I also have a plaque in my kitchen
    I want to be an outrageous old woman who never gets called an old lady.
    I want to get leaner and meaner,sharp edged and earth colored, till I fade away from pure joy

    I have never been politically correct in my life and really have no intention of starting now.
    I still want to learn from other people
    Hopefully teach someone lessons I learned in life.
    I want people to remember me as the one who tried to live life to the best of my ability and never had to say “what if’



  64. Pat Johnson, on February 20th, 2009 at 12:09 am Said: 30 was a bad year for me.
    It was bad for me too. That’s the year I got married!! Har Har
    I had to deal with the 3 boys

  65. I had my children starting at age 32-38, all boys, and a husband married to his job. I stayed home for 12 yrs. until they all were in school full days.

  66. HelenK,

    That’s wonderful. Thanks for sharing your wisdom. My mom is 83 and is still doing well. She has been lifting weights for years now, and that has really helped her.

  67. By 30 I had 4 kids, a mortgage, a husband working two jobs. I also used to strip, wax and buff my kitchen floor every Friday. Spring and Fall I would take down all the venetian blinds and wash them. A trip to the grocery store with 4 kids in tow was a “day out” for me. I kept the tv on just to hear another adult voice in the house. Kids in the tub every night.

    When I look back now I am amazed that I got through it without losing my mind altogether.

  68. helen – thanks! I had planned to start anew when i was 50, and had raised a child to HS graduation, so I’d still be young enough. Events intervened. Now I still hold out hope that I can do it, even if I am 70 by then.

    btw, my comment about having other plans was meant, at least partly, as a joke. We always have other plans!

  69. I remember when I turned 25, I thought I was a complete failure because I hadn’t accomplished anything great yet. After all, John Keats died at 22 or something. That is really how I felt. LOL!

  70. I think there would be another American Revolution if they try to mess with Social security; even the young uns wil join in.

    All the smart people are predicting that today’s youth will have a lower standard of living than their parents. I don’t know that the youth have been told that yet. But I doubt they’ll appreciate having to help their parents out when they’re brown bagging it at work, taking public transportation everywhere and playing with the same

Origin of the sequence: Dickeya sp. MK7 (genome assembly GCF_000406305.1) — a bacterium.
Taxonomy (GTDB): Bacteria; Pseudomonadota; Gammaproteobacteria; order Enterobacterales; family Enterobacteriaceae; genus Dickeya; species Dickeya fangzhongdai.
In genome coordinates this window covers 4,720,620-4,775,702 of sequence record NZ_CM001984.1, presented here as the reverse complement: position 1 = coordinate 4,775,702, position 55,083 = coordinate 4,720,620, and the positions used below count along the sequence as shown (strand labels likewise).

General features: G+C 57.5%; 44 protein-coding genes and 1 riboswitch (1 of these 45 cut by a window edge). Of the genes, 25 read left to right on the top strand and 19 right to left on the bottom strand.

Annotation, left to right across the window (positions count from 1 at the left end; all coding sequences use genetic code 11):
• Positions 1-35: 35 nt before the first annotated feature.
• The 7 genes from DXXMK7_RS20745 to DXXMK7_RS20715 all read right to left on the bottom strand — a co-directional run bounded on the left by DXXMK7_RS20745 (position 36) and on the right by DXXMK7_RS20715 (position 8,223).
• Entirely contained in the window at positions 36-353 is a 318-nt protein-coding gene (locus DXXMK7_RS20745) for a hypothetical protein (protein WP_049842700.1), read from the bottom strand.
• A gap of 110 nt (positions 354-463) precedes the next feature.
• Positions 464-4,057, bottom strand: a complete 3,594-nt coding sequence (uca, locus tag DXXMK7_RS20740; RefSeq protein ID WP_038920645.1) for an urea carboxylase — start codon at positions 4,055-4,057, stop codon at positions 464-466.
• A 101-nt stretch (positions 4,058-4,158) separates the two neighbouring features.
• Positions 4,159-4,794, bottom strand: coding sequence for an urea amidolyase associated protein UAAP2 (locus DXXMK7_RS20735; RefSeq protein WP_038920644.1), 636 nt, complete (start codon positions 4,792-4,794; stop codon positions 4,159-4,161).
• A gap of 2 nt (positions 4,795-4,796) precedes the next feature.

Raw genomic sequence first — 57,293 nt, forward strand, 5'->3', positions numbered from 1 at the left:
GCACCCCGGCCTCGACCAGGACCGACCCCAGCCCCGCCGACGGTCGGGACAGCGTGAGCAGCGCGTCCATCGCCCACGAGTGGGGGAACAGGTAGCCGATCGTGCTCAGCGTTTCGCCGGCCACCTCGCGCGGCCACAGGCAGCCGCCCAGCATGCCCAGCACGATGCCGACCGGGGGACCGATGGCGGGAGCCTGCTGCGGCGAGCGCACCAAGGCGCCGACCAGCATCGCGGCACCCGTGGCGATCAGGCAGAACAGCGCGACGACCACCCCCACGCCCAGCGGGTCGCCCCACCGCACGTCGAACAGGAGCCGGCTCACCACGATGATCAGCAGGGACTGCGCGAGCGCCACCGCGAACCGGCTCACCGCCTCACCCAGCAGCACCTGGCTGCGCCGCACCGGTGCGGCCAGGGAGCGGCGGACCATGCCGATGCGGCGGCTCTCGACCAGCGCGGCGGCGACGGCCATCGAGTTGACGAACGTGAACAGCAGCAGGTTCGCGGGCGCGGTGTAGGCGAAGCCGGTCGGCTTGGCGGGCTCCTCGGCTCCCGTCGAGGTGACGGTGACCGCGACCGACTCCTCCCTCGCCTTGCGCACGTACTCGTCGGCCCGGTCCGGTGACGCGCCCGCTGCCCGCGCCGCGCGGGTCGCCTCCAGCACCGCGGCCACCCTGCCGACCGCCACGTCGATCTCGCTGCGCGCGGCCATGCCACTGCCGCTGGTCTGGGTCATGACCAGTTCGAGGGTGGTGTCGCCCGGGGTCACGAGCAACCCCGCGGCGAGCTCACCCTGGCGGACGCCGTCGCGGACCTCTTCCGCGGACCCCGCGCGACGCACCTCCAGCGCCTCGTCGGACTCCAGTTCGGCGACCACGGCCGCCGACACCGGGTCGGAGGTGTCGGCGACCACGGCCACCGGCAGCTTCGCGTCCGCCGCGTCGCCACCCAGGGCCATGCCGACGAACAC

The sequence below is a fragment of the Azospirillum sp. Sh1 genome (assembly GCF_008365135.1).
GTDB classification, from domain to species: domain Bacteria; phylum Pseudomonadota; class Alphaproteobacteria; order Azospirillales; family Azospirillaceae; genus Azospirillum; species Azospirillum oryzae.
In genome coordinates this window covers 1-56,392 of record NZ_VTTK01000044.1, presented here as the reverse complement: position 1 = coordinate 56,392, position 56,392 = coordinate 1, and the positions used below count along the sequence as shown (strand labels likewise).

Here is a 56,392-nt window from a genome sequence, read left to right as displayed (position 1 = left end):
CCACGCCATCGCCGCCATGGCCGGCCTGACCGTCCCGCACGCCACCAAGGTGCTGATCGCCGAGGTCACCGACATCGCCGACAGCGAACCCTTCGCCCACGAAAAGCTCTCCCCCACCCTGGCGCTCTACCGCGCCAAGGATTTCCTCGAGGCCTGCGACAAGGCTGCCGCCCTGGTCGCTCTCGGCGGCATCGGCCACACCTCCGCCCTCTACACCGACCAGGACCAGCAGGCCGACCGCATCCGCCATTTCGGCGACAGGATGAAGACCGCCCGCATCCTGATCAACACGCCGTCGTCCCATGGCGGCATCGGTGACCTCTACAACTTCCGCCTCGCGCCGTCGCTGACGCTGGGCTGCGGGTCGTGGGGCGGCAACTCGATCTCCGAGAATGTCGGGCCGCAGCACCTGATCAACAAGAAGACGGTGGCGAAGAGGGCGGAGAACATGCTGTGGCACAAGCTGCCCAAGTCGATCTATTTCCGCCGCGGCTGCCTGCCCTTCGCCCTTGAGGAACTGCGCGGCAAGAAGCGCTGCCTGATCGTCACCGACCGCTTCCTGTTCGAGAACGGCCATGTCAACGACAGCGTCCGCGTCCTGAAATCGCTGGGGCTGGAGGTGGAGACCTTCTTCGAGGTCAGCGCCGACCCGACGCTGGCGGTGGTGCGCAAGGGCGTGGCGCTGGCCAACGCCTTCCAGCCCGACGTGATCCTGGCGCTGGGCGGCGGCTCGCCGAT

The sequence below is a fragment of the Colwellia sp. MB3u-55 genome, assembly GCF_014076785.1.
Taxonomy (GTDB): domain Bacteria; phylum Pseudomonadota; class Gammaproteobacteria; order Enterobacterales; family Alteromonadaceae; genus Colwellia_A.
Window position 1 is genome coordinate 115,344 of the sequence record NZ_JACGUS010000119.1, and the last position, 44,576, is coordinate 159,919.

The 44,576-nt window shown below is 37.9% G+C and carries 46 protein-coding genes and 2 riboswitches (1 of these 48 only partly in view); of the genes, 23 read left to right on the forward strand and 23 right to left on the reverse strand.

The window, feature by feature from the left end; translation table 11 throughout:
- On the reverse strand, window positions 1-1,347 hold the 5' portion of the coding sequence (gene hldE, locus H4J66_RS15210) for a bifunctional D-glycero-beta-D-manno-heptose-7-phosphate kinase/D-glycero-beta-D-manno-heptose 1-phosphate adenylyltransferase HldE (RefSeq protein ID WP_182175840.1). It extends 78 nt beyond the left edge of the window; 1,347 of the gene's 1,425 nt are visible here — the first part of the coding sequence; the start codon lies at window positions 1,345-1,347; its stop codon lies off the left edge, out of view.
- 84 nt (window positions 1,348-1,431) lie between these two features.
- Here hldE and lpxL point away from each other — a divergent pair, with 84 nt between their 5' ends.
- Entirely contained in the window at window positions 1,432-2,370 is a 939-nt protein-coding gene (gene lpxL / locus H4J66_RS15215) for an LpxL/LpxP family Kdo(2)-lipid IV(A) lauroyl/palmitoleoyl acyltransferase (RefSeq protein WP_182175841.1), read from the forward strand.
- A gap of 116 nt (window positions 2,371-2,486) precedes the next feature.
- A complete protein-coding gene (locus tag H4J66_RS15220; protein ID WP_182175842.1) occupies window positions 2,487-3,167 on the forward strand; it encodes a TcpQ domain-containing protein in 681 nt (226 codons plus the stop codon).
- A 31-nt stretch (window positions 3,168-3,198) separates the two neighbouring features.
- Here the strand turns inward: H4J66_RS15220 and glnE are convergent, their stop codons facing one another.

X-Box they got for their sixteenth birthday.

  71. Fran,

    You can do it! I went back to school in my 40s, and I’m very close to getting my Ph.D. In the process, I’ve managed not to have to work 9-5 for a very long time. I quit my job in 1986. I’m enjoying the second half of my life.

  72. BB, My parent’s lift weights and walk on a treadmill. It helps but they’ve both got a lot of health problems. I’m really glad I’ve been able to spend so much time helping them this last 1/2 year.

  73. I am amazed that I got through it without losing my mind

    I’m afraid I have some bad news

  74. myiq:*&*&*&&^%^&%%!!!!!!! &******&^&%&^!!!!!!!!!!!

  75. Katiebird

    That Market ticker person sounds angrier than all of us combined.

    Pat J
    Putting other people first can be exhausting. I am blessed with a great spouse though who recognizes that I need me time from time to time. I also was fortunate enough to have had some life experiences prior to having them. I have fit in some college courses and get big people discussions here(I’ve even started including the older two in some of our big people discussions). All in all I’m not doing too bad. However I do realize there are a whole lot of women out there not as fortunate as me. My mother was 19 when she had me. She stayed home with us for 12 years. The fact that she stayed home for 12 years impacts what she’ll get at retirement age. Right now she’s between a rock and a hard place because health wise she shouldn’t be working like she is but she can not afford to retire, not with what they will pay her if she did.

  76. What’s funny is that what you considered important than slowly diminishes over time.

  77. Dick Cheney is furious at George W. Bush because he didn’t pardon Skooter Libby.


    “He tried to make it happen right up until the very end,” one Cheney associate said.

    In multiple conversations, both in person and over the telephone, Cheney tried to get Bush to change his mind. Libby was convicted of perjury and obstruction of justice in the federal probe of who leaked covert CIA operative Valerie Plame’s identity to the press.

    Several sources confirmed Cheney refused to take no for an answer. “He went to the mat and came back and back and back at Bush,” a Cheney defender said. “He was still trying the day before Obama was sworn in.”

    After repeatedly telling Cheney his mind was made up, Bush became so exasperated with Cheney’s persistence he told aides he didn’t want to discuss the matter any further.

    The unsuccessful full-court press left Cheney bitter. “He’s furious with Bush,” a Cheney source told The News. “He’s really angry about it and decided he’s going to say what he believes.”